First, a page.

“I'm definitely going to do that!” a girl called Holly said. Then she turned to her friend, Mikki, and I heard her say something about rowing with her brother at home.

“Or there's a sailing course,” Mrs. Truman went on, “which is also over three weekends, but in the second half of term. And then there are two mountain-biking courses, one this half term, and one next. And lastly, for those of you who want a bit more adventure, there are a few additional one-day canoeing courses.”

“Yea!” said a girl called Sophie from across the changing room. “Sounds great!” And quite a few other girls agreed.

Mrs. Truman smiled. “It's important to think carefully before signing up for anything. You girls lead very busy lives here at Silver Spires, with all your extra-curricular activities on top of your lessons, so don't overload yourselves.” She smiled again. “On the other hand, there's a lot of enjoyment to be had out of sport, and you're amazingly lucky to have so much on offer…”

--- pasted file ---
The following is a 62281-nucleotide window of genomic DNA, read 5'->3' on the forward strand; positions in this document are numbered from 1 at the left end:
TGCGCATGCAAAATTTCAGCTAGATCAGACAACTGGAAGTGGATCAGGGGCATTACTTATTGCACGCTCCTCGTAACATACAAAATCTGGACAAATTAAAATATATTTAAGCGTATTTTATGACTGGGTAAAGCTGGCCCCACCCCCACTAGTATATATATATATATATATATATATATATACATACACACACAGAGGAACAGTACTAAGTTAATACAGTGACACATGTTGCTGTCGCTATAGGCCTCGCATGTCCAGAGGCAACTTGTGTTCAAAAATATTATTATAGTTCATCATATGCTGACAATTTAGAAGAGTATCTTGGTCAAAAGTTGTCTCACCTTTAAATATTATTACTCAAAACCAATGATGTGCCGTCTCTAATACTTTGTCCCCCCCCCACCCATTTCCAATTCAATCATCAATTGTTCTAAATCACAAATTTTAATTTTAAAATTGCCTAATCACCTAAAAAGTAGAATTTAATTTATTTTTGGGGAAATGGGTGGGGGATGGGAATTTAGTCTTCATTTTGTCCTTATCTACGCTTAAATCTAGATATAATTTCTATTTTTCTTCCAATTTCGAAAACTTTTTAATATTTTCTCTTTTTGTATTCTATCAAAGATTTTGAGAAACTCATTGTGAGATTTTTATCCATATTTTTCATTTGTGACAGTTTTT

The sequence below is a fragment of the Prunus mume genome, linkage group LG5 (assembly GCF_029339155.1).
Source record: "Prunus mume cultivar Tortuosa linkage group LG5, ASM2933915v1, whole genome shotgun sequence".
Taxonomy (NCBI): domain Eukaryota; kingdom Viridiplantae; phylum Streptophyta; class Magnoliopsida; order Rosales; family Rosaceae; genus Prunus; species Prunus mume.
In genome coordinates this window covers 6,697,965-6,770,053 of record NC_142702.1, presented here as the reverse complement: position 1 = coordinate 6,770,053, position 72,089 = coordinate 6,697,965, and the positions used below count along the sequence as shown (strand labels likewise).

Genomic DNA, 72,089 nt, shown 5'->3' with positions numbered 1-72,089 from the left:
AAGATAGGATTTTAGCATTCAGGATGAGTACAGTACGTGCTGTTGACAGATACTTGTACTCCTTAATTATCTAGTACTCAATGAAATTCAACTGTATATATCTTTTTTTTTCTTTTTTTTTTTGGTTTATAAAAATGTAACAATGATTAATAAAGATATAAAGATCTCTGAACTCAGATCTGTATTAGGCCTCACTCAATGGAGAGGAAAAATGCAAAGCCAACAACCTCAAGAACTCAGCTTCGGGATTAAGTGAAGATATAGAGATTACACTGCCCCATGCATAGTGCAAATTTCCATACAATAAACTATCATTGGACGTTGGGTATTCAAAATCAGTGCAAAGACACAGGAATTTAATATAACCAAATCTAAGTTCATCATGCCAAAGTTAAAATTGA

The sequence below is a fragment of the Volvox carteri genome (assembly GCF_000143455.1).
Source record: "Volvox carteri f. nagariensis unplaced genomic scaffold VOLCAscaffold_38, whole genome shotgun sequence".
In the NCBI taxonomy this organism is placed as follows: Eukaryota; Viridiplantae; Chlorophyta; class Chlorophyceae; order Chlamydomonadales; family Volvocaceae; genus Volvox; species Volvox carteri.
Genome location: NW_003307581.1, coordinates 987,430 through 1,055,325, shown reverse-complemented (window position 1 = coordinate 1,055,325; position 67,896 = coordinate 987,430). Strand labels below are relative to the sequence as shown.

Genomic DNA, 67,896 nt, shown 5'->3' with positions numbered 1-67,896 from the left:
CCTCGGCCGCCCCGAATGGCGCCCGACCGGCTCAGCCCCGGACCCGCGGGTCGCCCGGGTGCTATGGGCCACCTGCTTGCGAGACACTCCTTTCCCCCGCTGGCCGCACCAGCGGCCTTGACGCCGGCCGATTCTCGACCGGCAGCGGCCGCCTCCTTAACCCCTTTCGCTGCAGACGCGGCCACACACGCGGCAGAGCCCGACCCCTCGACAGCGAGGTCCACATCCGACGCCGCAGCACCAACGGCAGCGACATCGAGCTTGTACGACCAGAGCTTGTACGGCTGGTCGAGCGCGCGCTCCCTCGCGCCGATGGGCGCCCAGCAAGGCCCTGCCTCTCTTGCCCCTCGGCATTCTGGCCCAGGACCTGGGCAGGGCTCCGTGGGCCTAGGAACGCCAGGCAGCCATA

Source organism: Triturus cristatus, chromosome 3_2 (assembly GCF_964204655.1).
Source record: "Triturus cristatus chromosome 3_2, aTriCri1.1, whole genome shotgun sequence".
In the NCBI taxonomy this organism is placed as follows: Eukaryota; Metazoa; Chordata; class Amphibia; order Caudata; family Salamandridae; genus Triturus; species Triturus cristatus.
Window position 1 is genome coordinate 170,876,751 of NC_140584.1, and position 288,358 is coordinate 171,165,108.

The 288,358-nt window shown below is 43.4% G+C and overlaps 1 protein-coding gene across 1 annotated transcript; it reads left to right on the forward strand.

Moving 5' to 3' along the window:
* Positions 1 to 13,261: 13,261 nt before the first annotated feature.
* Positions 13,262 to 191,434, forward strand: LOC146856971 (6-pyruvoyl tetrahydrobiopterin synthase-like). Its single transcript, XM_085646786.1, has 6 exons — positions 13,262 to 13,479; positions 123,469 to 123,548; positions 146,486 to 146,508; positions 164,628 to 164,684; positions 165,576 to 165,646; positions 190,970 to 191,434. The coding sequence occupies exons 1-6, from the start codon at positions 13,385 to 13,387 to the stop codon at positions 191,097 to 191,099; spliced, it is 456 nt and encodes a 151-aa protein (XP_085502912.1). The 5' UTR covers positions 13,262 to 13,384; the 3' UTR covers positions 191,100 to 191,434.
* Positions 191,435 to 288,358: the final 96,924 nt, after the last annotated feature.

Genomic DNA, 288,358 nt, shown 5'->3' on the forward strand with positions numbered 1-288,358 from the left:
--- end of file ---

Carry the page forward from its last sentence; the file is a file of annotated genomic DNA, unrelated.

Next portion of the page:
“Is the sculling a beginner's course?” asked Holly.

Mrs. Truman nodded. “Yes, it is.” And I saw Holly's face drop.

I think Mrs. Truman must have noticed that too. “But there are seven sessions in all, so there's lots of chance to progress. The first one takes place here at the school swimming pool, then the others are at a lake not far away. Have you done sculling before, Holly?”

“I went out loads on the river with my brother over the Easter holidays. He's in a sculling eight but we went out together, just him and me, in a Virus double. It was great.”

I looked round my group of friends to see if any of them seemed at all confused, but none of them did. So maybe I was the only one who didn't know the difference between sculling and rowing, and had no idea what a “Virus double” was, though it sounded like some kind of illness.

“He let me cox one time, too,” Holly went on enthusiastically.